By Joseph Staples // SWNS
Gen-Z and baby boomers may agree on more than either generation will admit. Case in point: newer isn’t always better.
A survey of 2,000 American car drivers and owners found both generations equally believe the items they own should last at least 10 years (84%).
And while seven in 10 respondents overall said they try to thrift their clothes and belongings as much as possible, 78% of those aged 18-40 try to thrift clothes and belongings in an effort to create less waste or lower their environmental impact.
Commissioned by Ally Financial and conducted by OnePoll, the study found thriftiness goes hand-in-hand with sustainability. Eighty-two percent of people try to be as sustainable as possible by reusing and saving items as often as they can.
The average American has had their current phone for four years, their computer for five and their home for eight.
Younger consumers also tend to keep their cars for long periods of time. More than half of respondents in the 18-40 age range said vehicles should last more than seven or more years (64%).
More than half of respondents (56%) still drive their first car, and just as many (59%) said they would rather buy a used car than a new model. The preference is even stronger among 18 to 40 year-olds, with 71% opting for used over new cars.
As to why younger consumers favor a used car over a new car, most respondents in the 18–40 age group cited sustainability (63%) and ease of driving (63%) as key motivators, along with affordability (46%).
Respondents are also split over which is more eco-friendly — 32% believe newer cars with the latest emissions control technology are better for the environment. Meanwhile, 52% believe older cars are more sustainable since they use fewer resources than building new cars.
“Gen Z and millennials prioritize sustainability and that influences consumer attitudes on everything from clothes to cars,” said Gabe Garroni, Senior Vice President of Insurance, Ally Financial. “Whether younger generations are purchasing an electric vehicle, or a used car, the goal remains the same: to lessen environmental impact.”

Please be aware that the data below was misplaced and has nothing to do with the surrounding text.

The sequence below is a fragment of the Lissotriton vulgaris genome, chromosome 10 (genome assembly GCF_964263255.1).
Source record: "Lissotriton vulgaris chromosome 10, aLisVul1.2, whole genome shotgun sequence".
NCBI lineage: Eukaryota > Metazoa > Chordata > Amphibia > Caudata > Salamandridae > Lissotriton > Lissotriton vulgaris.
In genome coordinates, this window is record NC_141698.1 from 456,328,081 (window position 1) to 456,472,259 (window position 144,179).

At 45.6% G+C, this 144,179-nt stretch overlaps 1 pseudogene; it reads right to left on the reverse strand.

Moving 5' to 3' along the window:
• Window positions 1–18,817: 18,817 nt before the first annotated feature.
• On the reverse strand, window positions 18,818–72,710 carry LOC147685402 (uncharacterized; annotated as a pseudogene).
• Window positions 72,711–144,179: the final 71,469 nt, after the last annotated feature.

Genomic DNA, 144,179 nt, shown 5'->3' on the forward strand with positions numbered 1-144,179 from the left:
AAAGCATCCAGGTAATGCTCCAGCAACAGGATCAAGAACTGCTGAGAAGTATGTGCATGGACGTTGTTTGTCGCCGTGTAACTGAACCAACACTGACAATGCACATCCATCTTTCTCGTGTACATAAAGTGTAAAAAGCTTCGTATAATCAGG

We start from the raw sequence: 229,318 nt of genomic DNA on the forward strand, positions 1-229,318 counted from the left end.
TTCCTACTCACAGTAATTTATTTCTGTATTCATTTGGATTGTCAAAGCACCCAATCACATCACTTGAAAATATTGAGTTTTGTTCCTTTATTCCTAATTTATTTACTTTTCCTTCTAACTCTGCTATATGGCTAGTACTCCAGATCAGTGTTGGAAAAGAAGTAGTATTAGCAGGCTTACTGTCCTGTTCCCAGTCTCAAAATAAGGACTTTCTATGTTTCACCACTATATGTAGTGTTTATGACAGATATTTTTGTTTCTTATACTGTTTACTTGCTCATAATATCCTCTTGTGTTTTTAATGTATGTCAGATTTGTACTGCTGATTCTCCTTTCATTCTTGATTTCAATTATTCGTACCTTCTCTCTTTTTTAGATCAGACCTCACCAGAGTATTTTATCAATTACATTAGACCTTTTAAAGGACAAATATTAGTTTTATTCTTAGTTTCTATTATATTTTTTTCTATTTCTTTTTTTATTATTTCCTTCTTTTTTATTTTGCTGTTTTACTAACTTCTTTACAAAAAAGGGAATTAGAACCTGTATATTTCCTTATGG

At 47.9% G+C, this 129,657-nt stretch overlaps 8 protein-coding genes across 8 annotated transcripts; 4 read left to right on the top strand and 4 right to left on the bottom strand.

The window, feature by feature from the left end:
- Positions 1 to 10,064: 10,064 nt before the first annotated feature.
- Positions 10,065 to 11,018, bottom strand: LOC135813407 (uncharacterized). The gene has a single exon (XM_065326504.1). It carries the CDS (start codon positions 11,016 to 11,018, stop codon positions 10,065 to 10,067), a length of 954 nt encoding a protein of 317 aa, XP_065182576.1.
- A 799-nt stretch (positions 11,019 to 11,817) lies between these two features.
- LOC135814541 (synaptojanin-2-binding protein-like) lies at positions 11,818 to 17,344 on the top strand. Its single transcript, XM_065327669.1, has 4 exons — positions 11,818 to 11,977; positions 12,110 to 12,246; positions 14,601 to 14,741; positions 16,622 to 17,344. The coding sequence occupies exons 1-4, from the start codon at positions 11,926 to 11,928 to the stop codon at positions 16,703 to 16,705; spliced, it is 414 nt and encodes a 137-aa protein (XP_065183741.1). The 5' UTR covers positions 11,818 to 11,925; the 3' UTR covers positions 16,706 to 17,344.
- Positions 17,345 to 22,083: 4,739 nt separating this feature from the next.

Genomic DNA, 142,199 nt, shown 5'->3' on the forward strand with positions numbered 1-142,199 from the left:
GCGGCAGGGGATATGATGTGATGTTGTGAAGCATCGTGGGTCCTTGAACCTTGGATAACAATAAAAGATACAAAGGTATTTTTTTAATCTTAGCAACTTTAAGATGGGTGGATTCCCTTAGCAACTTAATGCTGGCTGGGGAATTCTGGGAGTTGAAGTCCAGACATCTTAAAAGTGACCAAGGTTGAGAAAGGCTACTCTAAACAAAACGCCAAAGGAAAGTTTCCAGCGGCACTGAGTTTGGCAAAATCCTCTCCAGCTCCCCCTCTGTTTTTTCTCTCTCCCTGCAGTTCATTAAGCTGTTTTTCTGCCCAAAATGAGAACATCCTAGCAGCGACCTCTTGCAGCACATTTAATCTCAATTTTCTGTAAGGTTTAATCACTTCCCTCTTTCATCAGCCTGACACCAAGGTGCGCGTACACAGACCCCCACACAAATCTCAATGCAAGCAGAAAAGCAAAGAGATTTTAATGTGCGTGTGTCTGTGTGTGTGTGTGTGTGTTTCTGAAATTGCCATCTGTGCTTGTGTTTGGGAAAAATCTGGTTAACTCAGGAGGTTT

When shopping for a car, respondents look for features like reliability (65%), affordability (63%), performance (49%), safety features (49%) and efficiency (45%).
Many respondents (42%) also said the mileage on the odometer comes into play, as well, However, this is more vital for older generations. A majority (53%) of respondents 57+ said they consider mileage on the odometer as a feature they look for when they shop for a car.
Each generation is looking for something different when it comes to shopping for a vehicle. Nearly half of younger generations want to find something more eco-friendly (47%). Meanwhile, respondents 57+ want more reliability and less maintenance (56%).
Four in five (82%) of younger drivers also believe electric vehicles are the future — 72% aged 18–40 would consider purchasing one.
In comparison, only 28% of drivers aged 57+ would consider ever purchasing an electrified vehicle even though the majority (51%) still see EVs as the future.
Respondents admitted electrified vehicles have a higher bar to meet before they consider getting one. That higher bar includes features like a longer range (37%), the same affordability as a gas-powered vehicle (34%) and improved safety (30%).
“No matter the car type – used, new, or EV – we recommend car buyers consider vehicle service contracts to help extend the life of their vehicle and protect their wallets from unexpected repair costs,” Garroni said. “Ask your dealer about how service contracts help cover repairs and replacement parts that fall outside the factory warranty.”
WHY BUY USED CARS?
- It’s more affordable - 56%
- It’s more sustainable - 52%
- It’s easier to drive - 51%
- It’s more comfortable to drive - 46%
WHAT DO AMERICANS LOOK FOR IN CARS?
- Reliability - 65%
- Affordability - 63%
- Performance - 49%
- Safety features - 49%